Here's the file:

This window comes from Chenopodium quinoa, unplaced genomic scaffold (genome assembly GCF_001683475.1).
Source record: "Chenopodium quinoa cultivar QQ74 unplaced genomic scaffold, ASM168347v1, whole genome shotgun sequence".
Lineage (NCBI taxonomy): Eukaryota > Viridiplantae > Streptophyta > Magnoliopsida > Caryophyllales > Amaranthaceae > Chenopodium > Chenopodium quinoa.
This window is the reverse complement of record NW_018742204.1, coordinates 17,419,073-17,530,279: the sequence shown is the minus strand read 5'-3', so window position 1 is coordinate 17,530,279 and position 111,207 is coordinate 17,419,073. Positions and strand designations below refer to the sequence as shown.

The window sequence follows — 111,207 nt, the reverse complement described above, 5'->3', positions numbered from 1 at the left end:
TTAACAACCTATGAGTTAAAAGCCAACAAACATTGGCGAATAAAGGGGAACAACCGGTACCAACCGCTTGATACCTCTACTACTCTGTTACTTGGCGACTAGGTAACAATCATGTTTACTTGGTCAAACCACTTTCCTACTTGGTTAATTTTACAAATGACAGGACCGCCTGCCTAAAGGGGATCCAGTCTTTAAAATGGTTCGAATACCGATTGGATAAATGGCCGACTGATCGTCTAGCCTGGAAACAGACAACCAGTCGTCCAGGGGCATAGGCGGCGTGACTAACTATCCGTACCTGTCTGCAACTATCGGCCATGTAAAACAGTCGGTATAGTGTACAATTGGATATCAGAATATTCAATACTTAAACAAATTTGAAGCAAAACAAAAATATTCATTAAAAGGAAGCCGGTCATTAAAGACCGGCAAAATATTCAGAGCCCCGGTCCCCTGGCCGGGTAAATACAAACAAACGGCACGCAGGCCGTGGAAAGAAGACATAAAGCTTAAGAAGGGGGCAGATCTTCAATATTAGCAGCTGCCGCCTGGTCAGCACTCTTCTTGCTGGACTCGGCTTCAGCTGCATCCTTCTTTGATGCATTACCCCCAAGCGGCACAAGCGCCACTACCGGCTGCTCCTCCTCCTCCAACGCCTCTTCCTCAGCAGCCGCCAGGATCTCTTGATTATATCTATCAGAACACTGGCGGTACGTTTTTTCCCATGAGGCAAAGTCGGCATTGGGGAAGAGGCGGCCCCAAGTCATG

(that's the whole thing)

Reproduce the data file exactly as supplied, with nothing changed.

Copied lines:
This window comes from Chenopodium quinoa, unplaced genomic scaffold (genome assembly GCF_001683475.1).
Source record: "Chenopodium quinoa cultivar QQ74 unplaced genomic scaffold, ASM168347v1, whole genome shotgun sequence".
Lineage (NCBI taxonomy): Eukaryota > Viridiplantae > Streptophyta > Magnoliopsida > Caryophyllales > Amaranthaceae > Chenopodium > Chenopodium quinoa.
This window is the reverse complement of record NW_018742204.1, coordinates 17,419,073-17,530,279: the sequence shown is the minus strand read 5'-3', so window position 1 is coordinate 17,530,279 and position 111,207 is coordinate 17,419,073. Positions and strand designations below refer to the sequence as shown.

The window sequence follows — 111,207 nt, the reverse complement described above, 5'->3', positions numbered from 1 at the left end:
TTAACAACCTATGAGTTAAAAGCCAACAAACATTGGCGAATAAAGGGGAACAACCGGTACCAACCGCTTGATACCTCTACTACTCTGTTACTTGGCGACTAGGTAACAATCATGTTTACTTGGTCAAACCACTTTCCTACTTGGTTAATTTTACAAATGACAGGACCGCCTGCCTAAAGGGGATCCAGTCTTTAAAATGGTTCGAATACCGATTGGATAAATGGCCGACTGATCGTCTAGCCTGGAAACAGACAACCAGTCGTCCAGGGGCATAGGCGGCGTGACTAACTATCCGTACCTGTCTGCAACTATCGGCCATGTAAAACAGTCGGTATAGTGTACAATTGGATATCAGAATATTCAATACTTAAACAAATTTGAAGCAAAACAAAAATATTCATTAAAAGGAAGCCGGTCATTAAAGACCGGCAAAATATTCAGAGCCCCGGTCCCCTGGCCGGGTAAATACAAACAAACGGCACGCAGGCCGTGGAAAGAAGACATAAAGCTTAAGAAGGGGGCAGATCTTCAATATTAGCAGCTGCCGCCTGGTCAGCACTCTTCTTGCTGGACTCGGCTTCAGCTGCATCCTTCTTTGATGCATTACCCCCAAGCGGCACAAGCGCCACTACCGGCTGCTCCTCCTCCTCCAACGCCTCTTCCTCAGCAGCCGCCAGGATCTCTTGATTATATCTATCAGAACACTGGCGGTACGTTTTTTCCCATGAGGCAAAGTCGGCATTGGGGAAGAGGCGGCCCCAAGTCATG